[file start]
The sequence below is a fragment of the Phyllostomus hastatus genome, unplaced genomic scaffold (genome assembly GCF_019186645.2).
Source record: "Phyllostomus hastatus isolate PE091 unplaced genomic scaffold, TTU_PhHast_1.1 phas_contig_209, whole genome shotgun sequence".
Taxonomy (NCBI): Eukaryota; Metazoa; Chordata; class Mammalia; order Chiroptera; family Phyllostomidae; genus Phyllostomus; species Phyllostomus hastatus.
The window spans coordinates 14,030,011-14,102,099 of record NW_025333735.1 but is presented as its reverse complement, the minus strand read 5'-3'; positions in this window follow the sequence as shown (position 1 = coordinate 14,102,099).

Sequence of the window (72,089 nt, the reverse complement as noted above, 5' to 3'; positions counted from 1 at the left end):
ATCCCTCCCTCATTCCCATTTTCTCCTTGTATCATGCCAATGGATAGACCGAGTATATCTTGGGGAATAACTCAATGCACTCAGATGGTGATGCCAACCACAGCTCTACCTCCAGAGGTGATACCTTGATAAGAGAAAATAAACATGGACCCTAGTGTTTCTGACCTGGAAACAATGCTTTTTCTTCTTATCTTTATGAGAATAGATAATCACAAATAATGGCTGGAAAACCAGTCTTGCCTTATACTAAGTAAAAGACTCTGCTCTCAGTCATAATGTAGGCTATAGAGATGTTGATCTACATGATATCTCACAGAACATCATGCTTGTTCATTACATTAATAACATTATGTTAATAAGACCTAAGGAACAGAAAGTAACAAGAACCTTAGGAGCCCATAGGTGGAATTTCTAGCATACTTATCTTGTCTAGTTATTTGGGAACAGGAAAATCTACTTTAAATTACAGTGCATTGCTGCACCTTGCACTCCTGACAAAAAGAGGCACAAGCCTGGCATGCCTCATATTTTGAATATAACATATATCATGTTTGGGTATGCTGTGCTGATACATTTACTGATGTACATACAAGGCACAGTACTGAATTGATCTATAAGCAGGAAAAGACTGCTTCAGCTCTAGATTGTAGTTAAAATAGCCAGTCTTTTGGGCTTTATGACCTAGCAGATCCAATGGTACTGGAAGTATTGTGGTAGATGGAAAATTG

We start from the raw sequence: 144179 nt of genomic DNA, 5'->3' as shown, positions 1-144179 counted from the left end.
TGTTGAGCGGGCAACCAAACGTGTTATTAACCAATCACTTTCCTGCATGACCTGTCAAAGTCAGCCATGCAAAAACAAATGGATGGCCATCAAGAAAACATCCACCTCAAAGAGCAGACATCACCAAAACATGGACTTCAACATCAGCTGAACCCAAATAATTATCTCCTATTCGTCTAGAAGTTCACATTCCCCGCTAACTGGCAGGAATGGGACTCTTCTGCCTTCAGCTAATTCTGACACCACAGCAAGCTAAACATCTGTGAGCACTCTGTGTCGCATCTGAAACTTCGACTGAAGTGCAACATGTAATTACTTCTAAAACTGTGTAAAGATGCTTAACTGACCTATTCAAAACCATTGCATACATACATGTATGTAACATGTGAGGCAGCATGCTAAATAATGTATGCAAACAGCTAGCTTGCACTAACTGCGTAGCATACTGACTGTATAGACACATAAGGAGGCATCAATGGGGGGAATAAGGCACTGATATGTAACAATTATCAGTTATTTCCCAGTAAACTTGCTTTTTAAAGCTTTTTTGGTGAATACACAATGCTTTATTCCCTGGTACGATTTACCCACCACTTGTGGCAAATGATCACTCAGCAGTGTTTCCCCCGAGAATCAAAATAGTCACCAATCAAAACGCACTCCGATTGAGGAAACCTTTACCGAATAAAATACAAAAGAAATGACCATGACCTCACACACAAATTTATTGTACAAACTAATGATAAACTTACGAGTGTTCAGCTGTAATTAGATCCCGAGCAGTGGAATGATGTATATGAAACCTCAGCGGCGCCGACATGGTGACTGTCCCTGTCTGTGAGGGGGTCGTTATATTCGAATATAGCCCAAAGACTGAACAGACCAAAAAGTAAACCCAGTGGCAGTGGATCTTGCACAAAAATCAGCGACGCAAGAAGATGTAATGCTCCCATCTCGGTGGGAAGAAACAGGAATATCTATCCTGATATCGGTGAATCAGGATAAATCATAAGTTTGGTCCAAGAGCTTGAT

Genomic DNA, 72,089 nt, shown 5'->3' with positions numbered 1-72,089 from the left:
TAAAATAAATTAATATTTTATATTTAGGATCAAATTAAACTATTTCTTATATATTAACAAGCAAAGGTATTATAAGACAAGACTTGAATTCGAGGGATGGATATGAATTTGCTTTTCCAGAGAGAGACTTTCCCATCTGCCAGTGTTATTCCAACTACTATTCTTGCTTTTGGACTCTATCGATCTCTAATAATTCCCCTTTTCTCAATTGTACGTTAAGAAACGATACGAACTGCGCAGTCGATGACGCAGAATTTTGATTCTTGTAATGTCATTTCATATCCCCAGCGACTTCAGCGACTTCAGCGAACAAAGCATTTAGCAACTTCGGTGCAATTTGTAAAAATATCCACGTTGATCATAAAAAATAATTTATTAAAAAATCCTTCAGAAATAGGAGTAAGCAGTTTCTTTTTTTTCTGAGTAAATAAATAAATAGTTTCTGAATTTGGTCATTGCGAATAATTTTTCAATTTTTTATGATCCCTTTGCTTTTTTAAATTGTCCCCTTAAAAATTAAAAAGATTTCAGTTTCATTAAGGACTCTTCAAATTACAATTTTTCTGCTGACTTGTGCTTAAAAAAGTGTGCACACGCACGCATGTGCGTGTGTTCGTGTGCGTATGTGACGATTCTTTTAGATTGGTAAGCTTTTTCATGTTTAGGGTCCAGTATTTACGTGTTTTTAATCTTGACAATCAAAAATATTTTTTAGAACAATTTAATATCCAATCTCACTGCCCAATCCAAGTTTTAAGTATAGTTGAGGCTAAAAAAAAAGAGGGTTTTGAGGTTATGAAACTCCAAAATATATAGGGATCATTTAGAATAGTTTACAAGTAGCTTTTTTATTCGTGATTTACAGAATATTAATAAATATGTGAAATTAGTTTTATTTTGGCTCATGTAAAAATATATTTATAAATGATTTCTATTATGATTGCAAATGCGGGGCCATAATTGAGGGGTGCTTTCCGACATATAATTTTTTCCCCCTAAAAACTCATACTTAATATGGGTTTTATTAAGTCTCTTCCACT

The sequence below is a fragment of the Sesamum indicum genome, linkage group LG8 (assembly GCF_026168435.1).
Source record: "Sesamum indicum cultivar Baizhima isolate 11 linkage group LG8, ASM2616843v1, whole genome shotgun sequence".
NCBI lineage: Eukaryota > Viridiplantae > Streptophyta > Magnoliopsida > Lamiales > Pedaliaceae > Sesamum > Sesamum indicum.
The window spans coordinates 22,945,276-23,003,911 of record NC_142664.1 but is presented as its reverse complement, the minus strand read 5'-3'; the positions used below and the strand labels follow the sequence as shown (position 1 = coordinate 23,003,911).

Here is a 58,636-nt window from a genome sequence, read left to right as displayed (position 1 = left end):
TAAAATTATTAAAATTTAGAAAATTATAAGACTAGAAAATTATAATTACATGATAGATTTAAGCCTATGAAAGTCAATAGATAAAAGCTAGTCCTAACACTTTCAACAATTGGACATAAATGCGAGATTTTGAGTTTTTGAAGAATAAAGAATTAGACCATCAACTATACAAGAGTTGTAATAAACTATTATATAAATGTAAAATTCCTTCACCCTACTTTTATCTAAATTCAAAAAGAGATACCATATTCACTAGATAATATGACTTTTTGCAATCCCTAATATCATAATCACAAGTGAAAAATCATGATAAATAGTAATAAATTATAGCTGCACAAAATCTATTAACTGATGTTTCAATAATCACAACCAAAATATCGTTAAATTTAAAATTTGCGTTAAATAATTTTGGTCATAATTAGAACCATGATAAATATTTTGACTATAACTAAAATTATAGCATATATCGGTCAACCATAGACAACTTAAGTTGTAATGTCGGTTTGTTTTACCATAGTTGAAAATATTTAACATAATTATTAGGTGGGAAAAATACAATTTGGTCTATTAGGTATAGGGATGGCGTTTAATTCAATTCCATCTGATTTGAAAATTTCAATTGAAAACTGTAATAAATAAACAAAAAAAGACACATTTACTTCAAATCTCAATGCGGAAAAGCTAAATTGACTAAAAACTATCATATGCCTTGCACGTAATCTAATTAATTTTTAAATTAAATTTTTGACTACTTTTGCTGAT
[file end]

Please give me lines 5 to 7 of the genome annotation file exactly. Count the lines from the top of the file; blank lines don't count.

Sequence of the window (72,089 nt, the reverse complement as noted above, 5' to 3'; positions counted from 1 at the left end):
ATCCCTCCCTCATTCCCATTTTCTCCTTGTATCATGCCAATGGATAGACCGAGTATATCTTGGGGAATAACTCAATGCACTCAGATGGTGATGCCAACCACAGCTCTACCTCCAGAGGTGATACCTTGATAAGAGAAAATAAACATGGACCCTAGTGTTTCTGACCTGGAAACAATGCTTTTTCTTCTTATCTTTATGAGAATAGATAATCACAAATAATGGCTGGAAAACCAGTCTTGCCTTATACTAAGTAAAAGACTCTGCTCTCAGTCATAATGTAGGCTATAGAGATGTTGATCTACATGATATCTCACAGAACATCATGCTTGTTCATTACATTAATAACATTATGTTAATAAGACCTAAGGAACAGAAAGTAACAAGAACCTTAGGAGCCCATAGGTGGAATTTCTAGCATACTTATCTTGTCTAGTTATTTGGGAACAGGAAAATCTACTTTAAATTACAGTGCATTGCTGCACCTTGCACTCCTGACAAAAAGAGGCACAAGCCTGGCATGCCTCATATTTTGAATATAACATATATCATGTTTGGGTATGCTGTGCTGATACATTTACTGATGTACATACAAGGCACAGTACTGAATTGATCTATAAGCAGGAAAAGACTGCTTCAGCTCTAGATTGTAGTTAAAATAGCCAGTCTTTTGGGCTTTATGACCTAGCAGATCCAATGGTACTGGAAGTATTGTGGTAGATGGAAAATTG

We start from the raw sequence: 144179 nt of genomic DNA, 5'->3' as shown, positions 1-144179 counted from the left end.